Space Wattle at the start of the Great Ocean Walk

What does Apollo Bay, at the start of the Great Ocean Walk, and Space have in common? Well in one word… Wattle! (But our small town does share the same name as the first rocket to land on the moon 52 years ago!)

The 1st September, the first day of Spring in Australia, is Wattle Day; it is when many Acacia species (commonly called wattles in Australia) are in flower.

Aussies sometimes wear a sprig of these flowers to celebrate but stepping forward into the year 2022 here in Apollo Bay, we might just all be wearing ‘Space Wattle’!

Image features a spacecraft orbiting Earth with a cloudy atmosphere. Beside it, a graphic displays "Moon Shot 1969 Apollo 11" with an illustration of a lunar module.

What is ‘Space’ Wattle?

The ‘One Giant Leap Australia Foundation’ runs educational programs about space science, technology, and exploration. They got together with the Australian Space Agency in an exciting new project, collaborating with JAXA (Japan Aerospace Exploration Agency).

Australian Ambassador Richard Court and JAXA Vice President Hiroshi Sasaki holding certificates and Golden Wattle seeds, standing in front of space-themed backdrop with Australian and Japanese flags.

The Australian space agency approached Jackie Carpenter from the foundation and asked her if she would like to be involved in sending seeds into space. She jumped at the chance and after some thought decided that the seed of her choice would be the Australian Golden Wattle. Jackie mentioned, when being interviewed on the ABC news, that she didn’t want to send seeds from a plant that didn’t last very long, such as a tomato, and thought that a longer-lasting plant and something typically ‘Aussie’ would be a great choice.

So, Golden Wattle Seeds were sent to the International Space Station, sourced from the Australian Tree Seed Centre and zoomed up into space for 6 months (December 2020 to June 2021) orbiting the world around 386 times!

Close-up of yellow wattle flowers and elongated green leaves on stems, with some flowers in full bloom and others in buds, set against a background of foliage.

Apollo Bay and their Wattle Seeds

As part of the program, schools from all over the country had to apply to win some space seeds by sending in videos and a reason why their school would be a great place to grow, nurture, and monitor the seeds.

Apollo Bay P12 College was ecstatic to be chosen as one of the schools and is SO excited to receive their seeds. Their wonderful science teacher Andrea Leader has the seeds locked away and as soon as home learning is over the Space Wattle experiment begins!

The kids are so excited as they will be able to grow ‘Earth seeds’ (ones that have not been to space) alongside the ‘Space Wattle’ seeds. They will be asked to monitor any differences. This will be one of the most diverse space science experiments done in the country.

Apollo Bay was chosen as the school has a fantastic kitchen garden program here at the start of the Great Ocean Walk. The climate of the Otways is also a great environment to test and see how the plants progress. However, the seeds will also be grown all over the country so that the progress of the plants can be compared in different climates.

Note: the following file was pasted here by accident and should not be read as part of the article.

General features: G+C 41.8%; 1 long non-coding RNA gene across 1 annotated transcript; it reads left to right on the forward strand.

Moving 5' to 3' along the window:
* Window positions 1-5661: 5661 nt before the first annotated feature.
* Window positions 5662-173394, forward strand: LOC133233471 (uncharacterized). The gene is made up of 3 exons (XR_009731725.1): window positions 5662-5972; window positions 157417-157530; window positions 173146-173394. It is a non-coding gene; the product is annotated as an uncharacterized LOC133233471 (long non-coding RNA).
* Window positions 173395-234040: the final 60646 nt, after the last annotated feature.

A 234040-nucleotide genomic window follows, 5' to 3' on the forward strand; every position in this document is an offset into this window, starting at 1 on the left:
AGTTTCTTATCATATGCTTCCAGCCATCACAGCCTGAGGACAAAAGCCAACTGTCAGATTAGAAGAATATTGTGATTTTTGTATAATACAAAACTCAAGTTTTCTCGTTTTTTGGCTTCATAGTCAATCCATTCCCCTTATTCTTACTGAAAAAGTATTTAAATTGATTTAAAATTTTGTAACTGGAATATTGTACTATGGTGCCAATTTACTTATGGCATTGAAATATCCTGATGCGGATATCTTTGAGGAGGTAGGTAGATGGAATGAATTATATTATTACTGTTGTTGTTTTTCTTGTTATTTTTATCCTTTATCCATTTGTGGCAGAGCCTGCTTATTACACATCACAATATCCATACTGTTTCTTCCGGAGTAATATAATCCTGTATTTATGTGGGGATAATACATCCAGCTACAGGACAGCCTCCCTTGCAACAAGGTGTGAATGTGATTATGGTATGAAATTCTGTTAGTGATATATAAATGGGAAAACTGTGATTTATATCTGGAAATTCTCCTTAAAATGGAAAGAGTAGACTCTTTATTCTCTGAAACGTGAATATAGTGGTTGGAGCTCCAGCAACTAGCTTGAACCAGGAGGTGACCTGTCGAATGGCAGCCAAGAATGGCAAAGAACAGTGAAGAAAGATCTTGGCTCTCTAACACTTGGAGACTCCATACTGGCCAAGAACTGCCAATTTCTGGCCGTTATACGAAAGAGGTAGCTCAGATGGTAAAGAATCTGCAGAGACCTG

A compact, cluttered interior of a spacecraft module filled with equipment, scientific instruments, and storage bags. The space is illuminated with artificial lighting and has various labels and switches.

How the Wattle Seeds Will be Grown

Now that Australia has received wattle seeds that have been flown into space they have partnered them together with ‘earth’ seeds that have not. The seeds are from the same seed lot and will be germinated and grown at the same time, with data being uploaded to the ‘What’ll happen to the wattle??!’ app.

There is no guarantee that the seeds from space will all germinate but it will be exciting to watch and see!

All groups and schools (over 270 throughout Australia)  will be actively experimenting with the seeds and will be taking part in webinars and virtual meetings. All involved will have exclusive access to media and webinars with astronauts, space experts, and flight directors — so really exciting stuff!

Transparent packet containing black seeds labeled "Australian Tree Seed Centre" with additional information about the species (Acacia pycnantha), location, and seedlot number (17072).

The Ethics of Space

What is quite interesting is that in the Otway National Park and on the Great Ocean Walk trail, rangers are constantly removing non-indigenous, invasive plants such as the blackberry. The Space Wattle project encourages the kids to consider this problem and will consider the ethics of planting in space.

The children of Apollo Bay P12 College and all around the country will also be learning about growing food and storing seeds in space, as well as on Earth.

Wattle Rocks!

Andrea and Meg from Apollo Bay school also arranged for these beautifully painted rocks to be hidden on the Great Ocean Road and the start of the Great Ocean Walk track (from Skenes Creek to Marengo). This was done to not only celebrate Wattle Day but to celebrate the arrival of these very special seeds.

Rocks painted with yellow wattle flowers and labeled "wattle" are arranged on a wooden surface.

Will We Grow Aliens?

Nobody here in Apollo Bay knows what to expect yet. Some people predict nothing will happen….but you just never know! Keep your eyes peeled when you arrive in Apollo Bay to start the Great Ocean Walk – you might just see something unexpected! If you’d like some help planning your trip – complete with accommodation and luggage transport – take a look at our Great Ocean Walk Tours and get in touch if you’d like to ask any questions.

Aliens on the walk? Who knows!

For more info follow the link!  Or email Jackie  [email protected]

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